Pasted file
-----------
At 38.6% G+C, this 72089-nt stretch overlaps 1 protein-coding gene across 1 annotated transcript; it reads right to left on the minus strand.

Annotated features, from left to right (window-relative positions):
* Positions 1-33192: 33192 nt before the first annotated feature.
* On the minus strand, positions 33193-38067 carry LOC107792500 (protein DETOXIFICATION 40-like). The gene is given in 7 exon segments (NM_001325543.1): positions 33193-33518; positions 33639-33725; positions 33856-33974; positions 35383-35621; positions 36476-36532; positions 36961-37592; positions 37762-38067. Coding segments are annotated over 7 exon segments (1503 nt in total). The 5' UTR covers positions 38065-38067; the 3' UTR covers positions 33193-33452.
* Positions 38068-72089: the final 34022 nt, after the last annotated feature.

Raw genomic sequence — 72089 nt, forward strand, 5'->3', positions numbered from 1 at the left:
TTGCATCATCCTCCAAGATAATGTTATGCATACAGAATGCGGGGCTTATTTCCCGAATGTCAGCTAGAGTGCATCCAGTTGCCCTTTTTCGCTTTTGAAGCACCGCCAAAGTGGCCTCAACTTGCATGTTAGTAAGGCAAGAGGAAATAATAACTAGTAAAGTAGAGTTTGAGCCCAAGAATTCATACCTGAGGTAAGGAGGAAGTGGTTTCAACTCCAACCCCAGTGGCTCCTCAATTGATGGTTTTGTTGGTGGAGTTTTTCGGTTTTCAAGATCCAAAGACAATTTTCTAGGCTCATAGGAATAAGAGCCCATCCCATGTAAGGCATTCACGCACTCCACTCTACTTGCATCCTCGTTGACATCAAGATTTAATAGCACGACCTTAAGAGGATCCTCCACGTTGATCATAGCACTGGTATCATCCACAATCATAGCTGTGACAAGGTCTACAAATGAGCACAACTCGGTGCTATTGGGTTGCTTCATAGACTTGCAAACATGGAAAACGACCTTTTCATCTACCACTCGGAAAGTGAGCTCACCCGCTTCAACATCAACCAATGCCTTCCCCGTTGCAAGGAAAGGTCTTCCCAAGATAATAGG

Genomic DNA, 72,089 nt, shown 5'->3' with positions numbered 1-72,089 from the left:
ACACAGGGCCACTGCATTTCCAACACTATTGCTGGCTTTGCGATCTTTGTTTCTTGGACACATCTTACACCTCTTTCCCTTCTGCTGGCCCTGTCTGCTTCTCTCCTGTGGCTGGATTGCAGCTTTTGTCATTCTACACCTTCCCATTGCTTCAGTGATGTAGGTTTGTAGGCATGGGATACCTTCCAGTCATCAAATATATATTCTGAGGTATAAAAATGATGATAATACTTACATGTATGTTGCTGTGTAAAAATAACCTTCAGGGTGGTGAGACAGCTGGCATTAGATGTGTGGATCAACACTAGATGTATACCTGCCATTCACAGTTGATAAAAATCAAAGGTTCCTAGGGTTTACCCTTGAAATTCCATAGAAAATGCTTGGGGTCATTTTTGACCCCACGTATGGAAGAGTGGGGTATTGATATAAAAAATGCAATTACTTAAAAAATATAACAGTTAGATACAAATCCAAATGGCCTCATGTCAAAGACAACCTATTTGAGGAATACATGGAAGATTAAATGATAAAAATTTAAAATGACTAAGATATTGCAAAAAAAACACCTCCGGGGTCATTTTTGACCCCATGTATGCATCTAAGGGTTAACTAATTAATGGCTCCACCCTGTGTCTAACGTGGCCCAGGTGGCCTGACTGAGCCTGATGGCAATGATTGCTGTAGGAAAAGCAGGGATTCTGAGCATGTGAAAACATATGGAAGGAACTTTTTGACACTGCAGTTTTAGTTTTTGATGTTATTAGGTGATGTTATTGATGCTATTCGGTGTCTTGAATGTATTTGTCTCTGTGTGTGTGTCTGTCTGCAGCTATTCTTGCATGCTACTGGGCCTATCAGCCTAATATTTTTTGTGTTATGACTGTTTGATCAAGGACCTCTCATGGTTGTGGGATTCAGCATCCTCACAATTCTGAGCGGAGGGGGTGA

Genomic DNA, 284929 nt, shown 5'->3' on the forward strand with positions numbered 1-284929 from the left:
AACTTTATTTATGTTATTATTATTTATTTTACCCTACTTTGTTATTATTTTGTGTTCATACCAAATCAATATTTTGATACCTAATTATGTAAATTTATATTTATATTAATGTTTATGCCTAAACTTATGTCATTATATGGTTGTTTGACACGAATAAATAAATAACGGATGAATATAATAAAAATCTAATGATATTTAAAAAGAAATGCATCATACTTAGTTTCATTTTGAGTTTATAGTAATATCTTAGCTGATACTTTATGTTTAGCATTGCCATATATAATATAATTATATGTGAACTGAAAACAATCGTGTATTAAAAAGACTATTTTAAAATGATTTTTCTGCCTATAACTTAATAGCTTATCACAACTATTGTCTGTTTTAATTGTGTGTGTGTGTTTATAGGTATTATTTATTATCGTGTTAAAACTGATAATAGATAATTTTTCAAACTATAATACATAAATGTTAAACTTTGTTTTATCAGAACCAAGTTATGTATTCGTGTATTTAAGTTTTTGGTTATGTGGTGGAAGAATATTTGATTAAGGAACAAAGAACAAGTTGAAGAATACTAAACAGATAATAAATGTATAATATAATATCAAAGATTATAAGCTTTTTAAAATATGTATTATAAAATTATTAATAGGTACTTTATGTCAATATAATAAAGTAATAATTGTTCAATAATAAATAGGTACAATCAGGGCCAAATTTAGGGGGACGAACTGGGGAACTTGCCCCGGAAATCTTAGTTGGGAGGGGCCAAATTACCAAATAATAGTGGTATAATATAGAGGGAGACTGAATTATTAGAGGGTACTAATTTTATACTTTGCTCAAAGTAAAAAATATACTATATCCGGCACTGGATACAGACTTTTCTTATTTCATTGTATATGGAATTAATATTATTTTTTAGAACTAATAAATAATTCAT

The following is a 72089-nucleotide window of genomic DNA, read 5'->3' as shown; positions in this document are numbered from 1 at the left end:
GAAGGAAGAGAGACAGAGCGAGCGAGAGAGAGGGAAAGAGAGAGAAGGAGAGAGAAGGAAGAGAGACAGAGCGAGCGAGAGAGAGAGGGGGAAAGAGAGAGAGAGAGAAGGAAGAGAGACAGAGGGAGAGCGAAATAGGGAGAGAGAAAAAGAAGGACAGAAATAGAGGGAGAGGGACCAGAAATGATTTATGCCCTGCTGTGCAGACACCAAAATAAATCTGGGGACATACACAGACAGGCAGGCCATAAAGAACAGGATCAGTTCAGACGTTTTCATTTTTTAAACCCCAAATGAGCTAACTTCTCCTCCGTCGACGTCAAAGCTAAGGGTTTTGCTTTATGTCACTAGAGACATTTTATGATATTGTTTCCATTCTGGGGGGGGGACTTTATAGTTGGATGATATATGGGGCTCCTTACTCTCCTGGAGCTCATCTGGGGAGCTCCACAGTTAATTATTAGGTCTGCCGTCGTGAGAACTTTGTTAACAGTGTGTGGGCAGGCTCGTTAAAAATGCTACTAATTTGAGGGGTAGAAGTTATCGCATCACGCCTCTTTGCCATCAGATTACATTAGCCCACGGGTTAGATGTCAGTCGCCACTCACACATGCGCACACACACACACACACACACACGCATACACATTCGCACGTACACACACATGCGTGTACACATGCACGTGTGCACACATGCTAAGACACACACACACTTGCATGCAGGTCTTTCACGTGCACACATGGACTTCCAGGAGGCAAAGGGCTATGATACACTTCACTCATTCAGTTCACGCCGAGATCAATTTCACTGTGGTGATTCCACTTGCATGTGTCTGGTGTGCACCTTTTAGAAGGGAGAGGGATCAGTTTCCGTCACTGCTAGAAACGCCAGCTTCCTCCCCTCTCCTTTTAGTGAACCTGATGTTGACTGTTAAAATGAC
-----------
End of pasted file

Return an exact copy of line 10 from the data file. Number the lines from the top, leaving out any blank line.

Genomic DNA, 284929 nt, shown 5'->3' on the forward strand with positions numbered 1-284929 from the left: